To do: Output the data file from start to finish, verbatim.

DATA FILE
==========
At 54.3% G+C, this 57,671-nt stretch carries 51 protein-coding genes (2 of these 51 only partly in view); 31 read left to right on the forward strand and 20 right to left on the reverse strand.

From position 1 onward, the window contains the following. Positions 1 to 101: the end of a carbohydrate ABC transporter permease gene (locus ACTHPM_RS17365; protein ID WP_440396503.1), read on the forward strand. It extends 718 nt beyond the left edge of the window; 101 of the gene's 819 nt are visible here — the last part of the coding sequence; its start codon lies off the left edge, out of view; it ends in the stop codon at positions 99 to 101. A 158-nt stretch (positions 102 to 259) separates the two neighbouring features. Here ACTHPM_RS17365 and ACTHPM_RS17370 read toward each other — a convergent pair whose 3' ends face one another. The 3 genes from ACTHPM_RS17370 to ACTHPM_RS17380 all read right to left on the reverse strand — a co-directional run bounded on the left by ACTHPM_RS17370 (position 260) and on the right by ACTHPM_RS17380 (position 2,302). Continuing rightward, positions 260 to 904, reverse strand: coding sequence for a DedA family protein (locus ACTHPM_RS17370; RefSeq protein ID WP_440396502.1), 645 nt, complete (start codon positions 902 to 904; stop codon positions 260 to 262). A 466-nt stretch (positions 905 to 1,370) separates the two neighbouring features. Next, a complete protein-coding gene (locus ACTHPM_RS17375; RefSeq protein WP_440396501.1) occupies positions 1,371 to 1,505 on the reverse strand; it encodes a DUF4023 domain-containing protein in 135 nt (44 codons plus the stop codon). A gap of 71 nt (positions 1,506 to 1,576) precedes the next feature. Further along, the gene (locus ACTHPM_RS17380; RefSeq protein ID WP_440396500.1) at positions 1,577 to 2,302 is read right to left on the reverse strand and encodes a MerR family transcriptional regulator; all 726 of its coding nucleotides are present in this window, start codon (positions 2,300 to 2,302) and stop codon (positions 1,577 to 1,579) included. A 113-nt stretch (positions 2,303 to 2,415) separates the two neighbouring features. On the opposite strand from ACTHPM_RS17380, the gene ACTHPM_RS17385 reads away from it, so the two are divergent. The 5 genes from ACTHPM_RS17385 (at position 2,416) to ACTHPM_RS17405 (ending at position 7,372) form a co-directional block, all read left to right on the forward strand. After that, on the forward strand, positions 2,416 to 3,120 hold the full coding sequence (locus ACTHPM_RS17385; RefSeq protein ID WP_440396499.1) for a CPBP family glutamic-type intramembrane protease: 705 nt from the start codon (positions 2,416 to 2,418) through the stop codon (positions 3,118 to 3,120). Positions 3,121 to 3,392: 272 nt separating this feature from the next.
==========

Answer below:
At 54.3% G+C, this 57,671-nt stretch carries 51 protein-coding genes (2 of these 51 only partly in view); 31 read left to right on the forward strand and 20 right to left on the reverse strand.

From position 1 onward, the window contains the following. Positions 1 to 101: the end of a carbohydrate ABC transporter permease gene (locus ACTHPM_RS17365; protein ID WP_440396503.1), read on the forward strand. It extends 718 nt beyond the left edge of the window; 101 of the gene's 819 nt are visible here — the last part of the coding sequence; its start codon lies off the left edge, out of view; it ends in the stop codon at positions 99 to 101. A 158-nt stretch (positions 102 to 259) separates the two neighbouring features. Here ACTHPM_RS17365 and ACTHPM_RS17370 read toward each other — a convergent pair whose 3' ends face one another. The 3 genes from ACTHPM_RS17370 to ACTHPM_RS17380 all read right to left on the reverse strand — a co-directional run bounded on the left by ACTHPM_RS17370 (position 260) and on the right by ACTHPM_RS17380 (position 2,302). Continuing rightward, positions 260 to 904, reverse strand: coding sequence for a DedA family protein (locus ACTHPM_RS17370; RefSeq protein ID WP_440396502.1), 645 nt, complete (start codon positions 902 to 904; stop codon positions 260 to 262). A 466-nt stretch (positions 905 to 1,370) separates the two neighbouring features. Next, a complete protein-coding gene (locus ACTHPM_RS17375; RefSeq protein WP_440396501.1) occupies positions 1,371 to 1,505 on the reverse strand; it encodes a DUF4023 domain-containing protein in 135 nt (44 codons plus the stop codon). A gap of 71 nt (positions 1,506 to 1,576) precedes the next feature. Further along, the gene (locus ACTHPM_RS17380; RefSeq protein ID WP_440396500.1) at positions 1,577 to 2,302 is read right to left on the reverse strand and encodes a MerR family transcriptional regulator; all 726 of its coding nucleotides are present in this window, start codon (positions 2,300 to 2,302) and stop codon (positions 1,577 to 1,579) included. A 113-nt stretch (positions 2,303 to 2,415) separates the two neighbouring features. On the opposite strand from ACTHPM_RS17380, the gene ACTHPM_RS17385 reads away from it, so the two are divergent. The 5 genes from ACTHPM_RS17385 (at position 2,416) to ACTHPM_RS17405 (ending at position 7,372) form a co-directional block, all read left to right on the forward strand. After that, on the forward strand, positions 2,416 to 3,120 hold the full coding sequence (locus ACTHPM_RS17385; RefSeq protein ID WP_440396499.1) for a CPBP family glutamic-type intramembrane protease: 705 nt from the start codon (positions 2,416 to 2,418) through the stop codon (positions 3,118 to 3,120). Positions 3,121 to 3,392: 272 nt separating this feature from the next.